12 Tips for Improving Consulting Sales with LinkedIn

Professional Skills

12 Tips for Improving Consulting Sales with LinkedIn

Click here to download the Finding Perfect Consulting Prospects with the LinkedIn Boolean Search Cheat Sheet used with some of these tips for improving consulting sales and filling your pipeline.

Nearly every consultant faces the dreaded Feast-or-Famine cycle.

Consulting business slow-downs hit hard in the summer and over the winter holidays when your contacts and decision makers are away and when budgets are changing.

To fill your prospect pipeline you could hire an agency to build a list of leads for $800 to $3,500 per month. That's expensive for a solo-consultant or boutique firm. And, the agency can't engage and nurture your prospects.

With these tips you can easily build your own list and turn the leads into engaged prospects.

These tips are a small collection from the larger strategy and step-by-step guides in the Filling Your Pipeline module of the course Starting and Building a Thriving Consulting Business.

1. Create a Client-Needs Oriented LinkedIn Profile

Consultants must have a LinkedIn profile that is client-needs oriented and scannable. Do not write your resume or C.V.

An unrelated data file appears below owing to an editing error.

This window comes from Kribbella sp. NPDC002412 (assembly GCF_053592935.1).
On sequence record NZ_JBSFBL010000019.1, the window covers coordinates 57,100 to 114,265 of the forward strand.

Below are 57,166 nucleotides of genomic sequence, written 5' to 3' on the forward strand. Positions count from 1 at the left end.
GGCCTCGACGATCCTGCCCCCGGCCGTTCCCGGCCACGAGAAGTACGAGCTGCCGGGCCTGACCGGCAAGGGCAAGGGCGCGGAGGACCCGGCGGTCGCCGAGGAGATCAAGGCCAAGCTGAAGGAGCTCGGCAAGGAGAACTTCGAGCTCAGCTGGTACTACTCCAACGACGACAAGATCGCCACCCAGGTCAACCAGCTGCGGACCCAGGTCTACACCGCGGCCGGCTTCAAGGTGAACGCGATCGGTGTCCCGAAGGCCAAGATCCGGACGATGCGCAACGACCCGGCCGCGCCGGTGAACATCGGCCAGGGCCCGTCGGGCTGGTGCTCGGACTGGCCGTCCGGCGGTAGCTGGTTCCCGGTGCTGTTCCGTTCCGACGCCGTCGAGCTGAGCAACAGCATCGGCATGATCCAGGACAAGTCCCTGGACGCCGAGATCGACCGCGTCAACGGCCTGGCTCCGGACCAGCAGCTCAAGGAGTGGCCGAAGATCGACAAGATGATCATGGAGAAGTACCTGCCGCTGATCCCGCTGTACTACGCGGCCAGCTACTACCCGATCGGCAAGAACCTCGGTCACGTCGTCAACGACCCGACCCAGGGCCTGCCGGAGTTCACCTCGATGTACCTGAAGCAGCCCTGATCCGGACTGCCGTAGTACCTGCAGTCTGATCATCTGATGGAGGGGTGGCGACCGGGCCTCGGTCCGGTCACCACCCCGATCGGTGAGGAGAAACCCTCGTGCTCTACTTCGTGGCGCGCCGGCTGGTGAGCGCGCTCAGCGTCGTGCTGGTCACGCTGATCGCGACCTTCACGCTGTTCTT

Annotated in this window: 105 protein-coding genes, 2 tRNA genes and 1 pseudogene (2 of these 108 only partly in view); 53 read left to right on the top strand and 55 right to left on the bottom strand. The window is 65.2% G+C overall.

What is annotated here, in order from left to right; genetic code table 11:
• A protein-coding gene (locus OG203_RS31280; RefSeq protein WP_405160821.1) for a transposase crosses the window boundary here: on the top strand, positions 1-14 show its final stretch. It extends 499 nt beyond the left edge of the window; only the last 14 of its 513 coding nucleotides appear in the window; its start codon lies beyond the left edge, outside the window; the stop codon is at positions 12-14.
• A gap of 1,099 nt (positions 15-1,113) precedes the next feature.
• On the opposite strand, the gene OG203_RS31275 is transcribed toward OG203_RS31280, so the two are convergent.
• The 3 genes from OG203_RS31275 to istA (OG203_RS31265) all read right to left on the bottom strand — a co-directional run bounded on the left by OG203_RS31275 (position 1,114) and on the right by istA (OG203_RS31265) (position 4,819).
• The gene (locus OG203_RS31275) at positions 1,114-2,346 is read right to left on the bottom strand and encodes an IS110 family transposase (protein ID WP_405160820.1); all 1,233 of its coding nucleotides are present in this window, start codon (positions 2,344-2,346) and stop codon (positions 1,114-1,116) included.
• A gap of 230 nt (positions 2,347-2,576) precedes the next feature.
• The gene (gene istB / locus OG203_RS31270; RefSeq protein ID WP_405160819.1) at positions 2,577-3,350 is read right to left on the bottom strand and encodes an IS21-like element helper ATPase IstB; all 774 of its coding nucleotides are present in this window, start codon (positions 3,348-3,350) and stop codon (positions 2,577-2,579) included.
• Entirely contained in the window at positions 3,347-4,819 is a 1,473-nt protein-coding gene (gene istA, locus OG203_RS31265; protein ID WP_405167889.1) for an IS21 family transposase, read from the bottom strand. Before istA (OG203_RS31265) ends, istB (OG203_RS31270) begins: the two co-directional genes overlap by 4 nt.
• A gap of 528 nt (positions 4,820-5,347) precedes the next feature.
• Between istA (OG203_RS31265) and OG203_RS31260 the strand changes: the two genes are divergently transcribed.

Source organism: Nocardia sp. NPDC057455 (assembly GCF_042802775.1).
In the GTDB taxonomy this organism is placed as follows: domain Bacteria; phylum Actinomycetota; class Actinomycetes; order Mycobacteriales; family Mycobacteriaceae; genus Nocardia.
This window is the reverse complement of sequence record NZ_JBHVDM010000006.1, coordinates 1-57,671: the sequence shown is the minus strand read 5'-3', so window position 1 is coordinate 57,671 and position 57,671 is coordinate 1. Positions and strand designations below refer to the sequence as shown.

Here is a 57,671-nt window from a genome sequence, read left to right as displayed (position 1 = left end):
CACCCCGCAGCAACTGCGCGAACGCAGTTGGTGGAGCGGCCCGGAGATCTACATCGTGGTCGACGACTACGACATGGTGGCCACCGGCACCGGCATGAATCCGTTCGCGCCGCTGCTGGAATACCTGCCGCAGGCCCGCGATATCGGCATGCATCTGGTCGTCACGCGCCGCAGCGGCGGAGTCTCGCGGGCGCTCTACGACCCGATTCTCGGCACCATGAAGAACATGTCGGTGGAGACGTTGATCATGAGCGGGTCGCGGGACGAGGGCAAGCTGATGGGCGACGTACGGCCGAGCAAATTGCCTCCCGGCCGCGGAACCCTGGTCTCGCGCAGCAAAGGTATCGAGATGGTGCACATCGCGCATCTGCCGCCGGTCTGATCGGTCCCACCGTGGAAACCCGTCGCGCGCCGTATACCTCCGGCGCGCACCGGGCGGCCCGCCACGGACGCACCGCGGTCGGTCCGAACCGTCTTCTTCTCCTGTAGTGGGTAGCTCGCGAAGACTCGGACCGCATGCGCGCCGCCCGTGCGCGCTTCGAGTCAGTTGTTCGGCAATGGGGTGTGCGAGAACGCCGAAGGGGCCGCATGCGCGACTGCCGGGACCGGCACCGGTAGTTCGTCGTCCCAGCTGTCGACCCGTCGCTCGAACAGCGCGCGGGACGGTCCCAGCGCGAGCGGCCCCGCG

Potential clients are interested in solving their specific problems. So, make your LinkedIn profile about their problems and how you solve them. Any easy way to do this is the W’s approach your 5th grade English teacher taught you,

  • Who You Work With
  • What Problems You Solve
  • How You Work with Clients
  • What Results Client Get
  • How to Contact You (Put your contact info where it is easy to see instead of hiding it like LinkedIn does.) 

To see one style of scannable, prospect-oriented profile take a look at mine,
https://www.linkedin.com/in/ronperson/

While you are there, please send me a Connection Request. We can both expand our network of high-quality people.

2. Reengage with Your 1st Level Connections

There is an art to improving your consulting sales, keeping your pipeline full and retaining clients. The ART is Authority, Rapport, and Trust.